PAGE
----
With the close of the extraordinary Diet session on Dec. 9, some of the largest opposition parties once again entered talks about merging before year’s end, with an eye toward increasing their seats in the next general election. Here’s a look at the talks and what they might mean for Japan’s political scene in 2020.

Which opposition parties are talking?

The Constitutional Democratic Party of Japan, the Democratic Party for the People and the Social Democratic Party are the three main parties discussing a merger.

Of the 465 seats in the powerful Lower House, the CDP, DPP, SDP and like-minded independents have 120. In the 245-seat Upper House, these parties and their allies, which are considered center-left, have 61.

The parties have been cooperating in the Diet by coordinating during question time, where the time allotted to each party to grill the prime minister and other officials depends on its strength in the given chamber.

While it was the Japanese Communist Party that originally brought up the government’s pricey annual cherry blossom-viewing party, leading to a full-blown scandal, the other parties were united in hammering Prime Minister Shinzo Abe and Chief Cabinet Secretary Yoshihide Suga on the issue. They also coordinated in questioning two Cabinet ministers who resigned.

If they cooperated in the Diet, why talk about merging if the session is over?

There are two reasons why the parties are considering a formal tie-up. First, political parties are eligible for state subsidies. These are doled out in proportion to the number of seats a party held on Jan. 1 each year.

A September report by the Ministry of Internal Affairs and Communications showed a total of ¥31.5 billion was paid to nine political parties in 2018. Of this, the DPP received ¥5.2 billion, the CDP ¥3.6 billion and the SDP ¥375 million.

By contrast, the Liberal Democratic Party raked in ¥17.6 billion — or 56 percent — while coalition partner Komeito got ¥3 billion. Merging before Dec. 31 would mean the new party would get more or less the same amount of money both of the parties would have gotten separately, but under one party head and leadership structure instead.

The second reason also has to do with 2020. With the Abe administration embroiled in scandal over the destruction of the guest list for the cherry blossom party and questions surrounding the true cost of a dinner held for Abe supporters the night before, as well as the two ministers’ resignations, rumors of a snap election early next year persist. The opposition parties apparently feel a combined force would have a better chance at the polls.

What are the obstacles to forming a new party by the end of the year?

The main obstacle is the same one that has stymied past merger attempts: fundamental policy differences — especially between the CDP and DPP.

Though similar in many ways, there are several issues on which they are divided. The CDP has called for completely ending Japan’s reliance on nuclear power, while the DPP, whose members receive a lot of support from unions connected to the industry, has been far more cautious.

There are also some differences over same-sex marriage, with the DPP more cautious than the CDP about legally recognizing it.

But the parties’ different stances on constitutional revision could prove to be the make-or-break issue, especially as Abe continues to make holding a national referendum on the issue a top priority before his scheduled departure as LDP president in September 2021.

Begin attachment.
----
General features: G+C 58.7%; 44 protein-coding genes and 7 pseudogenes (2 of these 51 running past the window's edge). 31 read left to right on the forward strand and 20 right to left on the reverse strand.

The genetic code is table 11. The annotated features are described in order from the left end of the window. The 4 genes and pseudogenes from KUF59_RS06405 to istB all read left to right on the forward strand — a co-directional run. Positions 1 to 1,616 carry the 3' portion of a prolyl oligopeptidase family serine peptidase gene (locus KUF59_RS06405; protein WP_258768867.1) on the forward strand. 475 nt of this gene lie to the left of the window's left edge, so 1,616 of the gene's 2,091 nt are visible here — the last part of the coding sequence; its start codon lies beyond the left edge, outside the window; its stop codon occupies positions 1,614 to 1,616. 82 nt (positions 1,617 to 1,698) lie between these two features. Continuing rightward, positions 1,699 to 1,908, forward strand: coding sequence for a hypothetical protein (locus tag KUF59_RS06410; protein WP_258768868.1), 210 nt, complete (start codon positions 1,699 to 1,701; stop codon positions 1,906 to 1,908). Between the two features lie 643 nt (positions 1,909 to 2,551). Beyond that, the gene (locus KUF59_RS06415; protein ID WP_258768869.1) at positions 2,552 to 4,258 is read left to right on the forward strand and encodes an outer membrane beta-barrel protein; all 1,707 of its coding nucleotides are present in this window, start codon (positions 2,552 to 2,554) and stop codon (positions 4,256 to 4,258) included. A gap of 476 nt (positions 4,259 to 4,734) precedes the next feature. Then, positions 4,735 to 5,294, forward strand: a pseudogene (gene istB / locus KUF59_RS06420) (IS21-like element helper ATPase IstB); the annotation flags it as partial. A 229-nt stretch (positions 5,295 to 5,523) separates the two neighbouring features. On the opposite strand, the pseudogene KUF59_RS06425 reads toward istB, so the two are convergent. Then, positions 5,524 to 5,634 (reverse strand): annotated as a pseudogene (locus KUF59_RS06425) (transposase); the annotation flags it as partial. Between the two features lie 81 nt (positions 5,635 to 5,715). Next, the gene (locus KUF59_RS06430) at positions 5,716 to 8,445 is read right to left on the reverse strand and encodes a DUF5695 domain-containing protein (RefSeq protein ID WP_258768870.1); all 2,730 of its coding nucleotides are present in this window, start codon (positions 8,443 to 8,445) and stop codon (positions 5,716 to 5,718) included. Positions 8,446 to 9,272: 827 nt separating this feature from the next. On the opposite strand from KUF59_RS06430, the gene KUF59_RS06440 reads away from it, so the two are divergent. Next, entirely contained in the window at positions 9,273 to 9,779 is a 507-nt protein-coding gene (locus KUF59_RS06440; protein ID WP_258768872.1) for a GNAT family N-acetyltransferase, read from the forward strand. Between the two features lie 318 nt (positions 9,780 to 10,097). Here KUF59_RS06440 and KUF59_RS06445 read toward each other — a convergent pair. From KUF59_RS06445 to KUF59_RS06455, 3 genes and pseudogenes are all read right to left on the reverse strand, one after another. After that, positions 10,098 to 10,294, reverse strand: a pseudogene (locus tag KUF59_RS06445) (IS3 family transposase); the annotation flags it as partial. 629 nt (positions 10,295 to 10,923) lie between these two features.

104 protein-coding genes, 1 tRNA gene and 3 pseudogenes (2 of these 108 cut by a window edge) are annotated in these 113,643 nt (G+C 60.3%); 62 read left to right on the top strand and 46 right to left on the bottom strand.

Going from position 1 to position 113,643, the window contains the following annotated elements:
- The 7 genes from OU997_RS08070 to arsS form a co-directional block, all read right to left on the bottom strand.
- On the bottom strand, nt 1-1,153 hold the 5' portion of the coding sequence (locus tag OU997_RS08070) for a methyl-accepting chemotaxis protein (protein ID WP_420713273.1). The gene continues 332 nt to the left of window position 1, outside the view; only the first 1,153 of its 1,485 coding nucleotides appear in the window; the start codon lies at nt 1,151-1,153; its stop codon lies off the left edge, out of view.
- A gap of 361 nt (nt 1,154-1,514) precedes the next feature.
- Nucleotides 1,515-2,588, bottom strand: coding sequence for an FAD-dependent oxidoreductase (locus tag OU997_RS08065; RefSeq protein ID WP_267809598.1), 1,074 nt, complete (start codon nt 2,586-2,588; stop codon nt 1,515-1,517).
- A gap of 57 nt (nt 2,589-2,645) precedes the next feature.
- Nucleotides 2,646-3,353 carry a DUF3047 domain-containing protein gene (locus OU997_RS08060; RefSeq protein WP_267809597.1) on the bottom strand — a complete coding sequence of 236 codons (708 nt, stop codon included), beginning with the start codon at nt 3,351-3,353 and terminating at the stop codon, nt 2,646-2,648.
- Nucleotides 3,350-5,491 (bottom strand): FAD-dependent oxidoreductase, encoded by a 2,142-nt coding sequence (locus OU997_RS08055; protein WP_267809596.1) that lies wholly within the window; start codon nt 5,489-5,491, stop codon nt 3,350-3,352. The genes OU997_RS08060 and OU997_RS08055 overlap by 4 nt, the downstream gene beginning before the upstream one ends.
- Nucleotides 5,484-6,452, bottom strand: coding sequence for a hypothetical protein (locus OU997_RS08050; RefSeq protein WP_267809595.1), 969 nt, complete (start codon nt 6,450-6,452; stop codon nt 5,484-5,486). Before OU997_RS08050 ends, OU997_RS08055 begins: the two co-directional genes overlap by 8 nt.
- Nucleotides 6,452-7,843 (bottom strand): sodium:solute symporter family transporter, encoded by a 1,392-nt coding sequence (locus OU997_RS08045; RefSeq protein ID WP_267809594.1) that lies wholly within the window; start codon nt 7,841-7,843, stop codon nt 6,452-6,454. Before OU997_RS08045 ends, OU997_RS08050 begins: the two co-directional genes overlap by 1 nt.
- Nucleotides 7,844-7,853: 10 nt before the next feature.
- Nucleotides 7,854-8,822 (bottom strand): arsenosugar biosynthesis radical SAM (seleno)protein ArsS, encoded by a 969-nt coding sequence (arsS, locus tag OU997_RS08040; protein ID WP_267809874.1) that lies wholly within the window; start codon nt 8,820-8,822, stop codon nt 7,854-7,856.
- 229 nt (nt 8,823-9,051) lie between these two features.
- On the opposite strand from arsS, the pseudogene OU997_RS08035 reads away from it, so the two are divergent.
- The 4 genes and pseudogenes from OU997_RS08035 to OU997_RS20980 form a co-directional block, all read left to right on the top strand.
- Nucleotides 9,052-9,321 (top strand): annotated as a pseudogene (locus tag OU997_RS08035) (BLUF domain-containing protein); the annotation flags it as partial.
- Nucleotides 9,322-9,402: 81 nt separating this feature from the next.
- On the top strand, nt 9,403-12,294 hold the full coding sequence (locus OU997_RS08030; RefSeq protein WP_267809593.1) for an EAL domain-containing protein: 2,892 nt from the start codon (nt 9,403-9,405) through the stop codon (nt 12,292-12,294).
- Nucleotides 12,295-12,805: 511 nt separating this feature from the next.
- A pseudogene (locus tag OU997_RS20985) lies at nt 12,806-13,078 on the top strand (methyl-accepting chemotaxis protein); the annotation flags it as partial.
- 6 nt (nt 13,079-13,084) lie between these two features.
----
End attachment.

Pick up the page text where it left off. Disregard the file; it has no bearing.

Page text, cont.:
While the CDP has firmly opposed the prime minister’s efforts, some members of the DPP have views on revision that are more in line with Abe’s than the CDP’s.

Forging a joint policy on this issue before Dec. 31 will be a difficult challenge.

If they manage to overcome their differences, how well might they do in a national election?

That depends on a number of factors, starting with how well they can cooperate in electoral districts, especially single-seat districts where there are sitting candidates in the CDP and DPP who would have to compete for one officially endorsed seat after the merger.

In addition, voters are likely to be skeptical of the parties’ ability to get along in the Diet, and some supporters could be upset their party merged with one they disagree with.

In the Kochi gubernatorial election in November, a candidate backed by the ruling bloc beat the one backed by all of the major opposition parties, including the JCP.

Both the CDP and DPP have repeatedly said that the understanding of their own supporters at the local level must be gained before a formal merger can take place.

What is the JCP’s position and how might it affect a national election?

The JCP says it wants to cooperate with the parties in their quest to unseat the LDP-Komeito ruling coalition.

In past elections, the JCP has fielded its own candidates rather than cooperate with other parties, often splitting the anti-LDP vote.

Whether the JCP would agree not to field candidates in districts where the new opposition party is competing, or officially support the new party’s candidates in such instances, is unclear.

Given philosophical differences and past lack of cooperation between the parties’ supporters at the local level, how effective any cooperation between the JCP and the new party would be during a campaign remains a key question.

What has the LDP’s reaction to the merger talks been like?

Earlier this month, LDP policy chief Fumio Kishida, a possible candidate to replace Abe, said the opposition’s merger talks seemed to be turning into a revival of the old Democratic Party (Minshinto), which lasted from 2016 to 2018 and was wracked by internal dissent over the same kinds of policy issues the CDP and DPP are having trouble agreeing on.

Many of its members split off before the 2017 Lower House election for the parties that are now the CDP and DPP.

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